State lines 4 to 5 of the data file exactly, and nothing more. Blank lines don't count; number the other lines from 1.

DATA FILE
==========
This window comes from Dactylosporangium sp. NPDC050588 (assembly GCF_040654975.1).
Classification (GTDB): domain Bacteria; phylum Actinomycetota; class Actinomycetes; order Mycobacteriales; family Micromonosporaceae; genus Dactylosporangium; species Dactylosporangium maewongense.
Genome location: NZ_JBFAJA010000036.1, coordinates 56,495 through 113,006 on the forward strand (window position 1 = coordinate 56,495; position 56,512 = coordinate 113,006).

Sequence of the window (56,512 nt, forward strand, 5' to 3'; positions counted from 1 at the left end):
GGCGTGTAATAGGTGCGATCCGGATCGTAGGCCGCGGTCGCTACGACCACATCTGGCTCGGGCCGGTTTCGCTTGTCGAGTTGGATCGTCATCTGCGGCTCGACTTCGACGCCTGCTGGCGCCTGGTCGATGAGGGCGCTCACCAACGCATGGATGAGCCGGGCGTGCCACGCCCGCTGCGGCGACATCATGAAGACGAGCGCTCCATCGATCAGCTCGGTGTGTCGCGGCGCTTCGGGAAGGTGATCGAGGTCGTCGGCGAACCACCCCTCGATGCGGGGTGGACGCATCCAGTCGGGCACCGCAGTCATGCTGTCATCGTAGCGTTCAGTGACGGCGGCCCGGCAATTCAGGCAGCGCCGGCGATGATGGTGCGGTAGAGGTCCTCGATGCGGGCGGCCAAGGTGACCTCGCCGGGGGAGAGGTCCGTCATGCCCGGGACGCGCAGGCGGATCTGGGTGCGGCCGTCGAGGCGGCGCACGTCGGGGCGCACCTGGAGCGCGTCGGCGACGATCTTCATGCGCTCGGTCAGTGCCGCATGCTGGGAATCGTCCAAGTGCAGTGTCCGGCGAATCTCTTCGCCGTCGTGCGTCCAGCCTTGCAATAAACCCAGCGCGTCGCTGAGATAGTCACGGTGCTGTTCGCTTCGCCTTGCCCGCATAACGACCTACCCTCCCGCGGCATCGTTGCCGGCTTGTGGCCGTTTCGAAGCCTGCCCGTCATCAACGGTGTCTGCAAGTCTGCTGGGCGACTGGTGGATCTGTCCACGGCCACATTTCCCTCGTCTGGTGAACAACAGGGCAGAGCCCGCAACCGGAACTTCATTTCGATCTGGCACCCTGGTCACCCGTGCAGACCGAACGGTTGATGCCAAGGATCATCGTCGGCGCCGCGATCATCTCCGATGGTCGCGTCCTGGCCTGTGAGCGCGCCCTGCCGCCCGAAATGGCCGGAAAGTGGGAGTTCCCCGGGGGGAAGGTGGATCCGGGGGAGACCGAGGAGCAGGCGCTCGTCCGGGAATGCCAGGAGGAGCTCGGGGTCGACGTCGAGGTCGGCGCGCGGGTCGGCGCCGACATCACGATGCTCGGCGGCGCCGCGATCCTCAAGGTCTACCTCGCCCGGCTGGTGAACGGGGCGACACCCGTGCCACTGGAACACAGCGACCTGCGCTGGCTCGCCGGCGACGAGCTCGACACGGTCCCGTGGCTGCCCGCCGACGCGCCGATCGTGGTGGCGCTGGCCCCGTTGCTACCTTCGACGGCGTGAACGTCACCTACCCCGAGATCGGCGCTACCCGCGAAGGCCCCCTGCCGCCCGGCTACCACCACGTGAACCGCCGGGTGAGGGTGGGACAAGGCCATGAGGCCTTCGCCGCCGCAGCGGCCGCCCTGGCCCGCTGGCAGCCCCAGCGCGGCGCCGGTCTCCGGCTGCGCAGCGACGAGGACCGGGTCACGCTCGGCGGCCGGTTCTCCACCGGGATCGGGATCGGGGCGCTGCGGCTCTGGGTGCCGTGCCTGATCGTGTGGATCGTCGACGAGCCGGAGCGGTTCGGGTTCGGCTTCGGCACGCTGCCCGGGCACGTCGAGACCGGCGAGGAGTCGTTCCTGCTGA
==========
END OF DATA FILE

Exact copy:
Sequence of the window (56,512 nt, forward strand, 5' to 3'; positions counted from 1 at the left end):
GGCGTGTAATAGGTGCGATCCGGATCGTAGGCCGCGGTCGCTACGACCACATCTGGCTCGGGCCGGTTTCGCTTGTCGAGTTGGATCGTCATCTGCGGCTCGACTTCGACGCCTGCTGGCGCCTGGTCGATGAGGGCGCTCACCAACGCATGGATGAGCCGGGCGTGCCACGCCCGCTGCGGCGACATCATGAAGACGAGCGCTCCATCGATCAGCTCGGTGTGTCGCGGCGCTTCGGGAAGGTGATCGAGGTCGTCGGCGAACCACCCCTCGATGCGGGGTGGACGCATCCAGTCGGGCACCGCAGTCATGCTGTCATCGTAGCGTTCAGTGACGGCGGCCCGGCAATTCAGGCAGCGCCGGCGATGATGGTGCGGTAGAGGTCCTCGATGCGGGCGGCCAAGGTGACCTCGCCGGGGGAGAGGTCCGTCATGCCCGGGACGCGCAGGCGGATCTGGGTGCGGCCGTCGAGGCGGCGCACGTCGGGGCGCACCTGGAGCGCGTCGGCGACGATCTTCATGCGCTCGGTCAGTGCCGCATGCTGGGAATCGTCCAAGTGCAGTGTCCGGCGAATCTCTTCGCCGTCGTGCGTCCAGCCTTGCAATAAACCCAGCGCGTCGCTGAGATAGTCACGGTGCTGTTCGCTTCGCCTTGCCCGCATAACGACCTACCCTCCCGCGGCATCGTTGCCGGCTTGTGGCCGTTTCGAAGCCTGCCCGTCATCAACGGTGTCTGCAAGTCTGCTGGGCGACTGGTGGATCTGTCCACGGCCACATTTCCCTCGTCTGGTGAACAACAGGGCAGAGCCCGCAACCGGAACTTCATTTCGATCTGGCACCCTGGTCACCCGTGCAGACCGAACGGTTGATGCCAAGGATCATCGTCGGCGCCGCGATCATCTCCGATGGTCGCGTCCTGGCCTGTGAGCGCGCCCTGCCGCCCGAAATGGCCGGAAAGTGGGAGTTCCCCGGGGGGAAGGTGGATCCGGGGGAGACCGAGGAGCAGGCGCTCGTCCGGGAATGCCAGGAGGAGCTCGGGGTCGACGTCGAGGTCGGCGCGCGGGTCGGCGCCGACATCACGATGCTCGGCGGCGCCGCGATCCTCAAGGTCTACCTCGCCCGGCTGGTGAACGGGGCGACACCCGTGCCACTGGAACACAGCGACCTGCGCTGGCTCGCCGGCGACGAGCTCGACACGGTCCCGTGGCTGCCCGCCGACGCGCCGATCGTGGTGGCGCTGGCCCCGTTGCTACCTTCGACGGCGTGAACGTCACCTACCCCGAGATCGGCGCTACCCGCGAAGGCCCCCTGCCGCCCGGCTACCACCACGTGAACCGCCGGGTGAGGGTGGGACAAGGCCATGAGGCCTTCGCCGCCGCAGCGGCCGCCCTGGCCCGCTGGCAGCCCCAGCGCGGCGCCGGTCTCCGGCTGCGCAGCGACGAGGACCGGGTCACGCTCGGCGGCCGGTTCTCCACCGGGATCGGGATCGGGGCGCTGCGGCTCTGGGTGCCGTGCCTGATCGTGTGGATCGTCGACGAGCCGGAGCGGTTCGGGTTCGGCTTCGGCACGCTGCCCGGGCACGTCGAGACCGGCGAGGAGTCGTTCCTGCTGA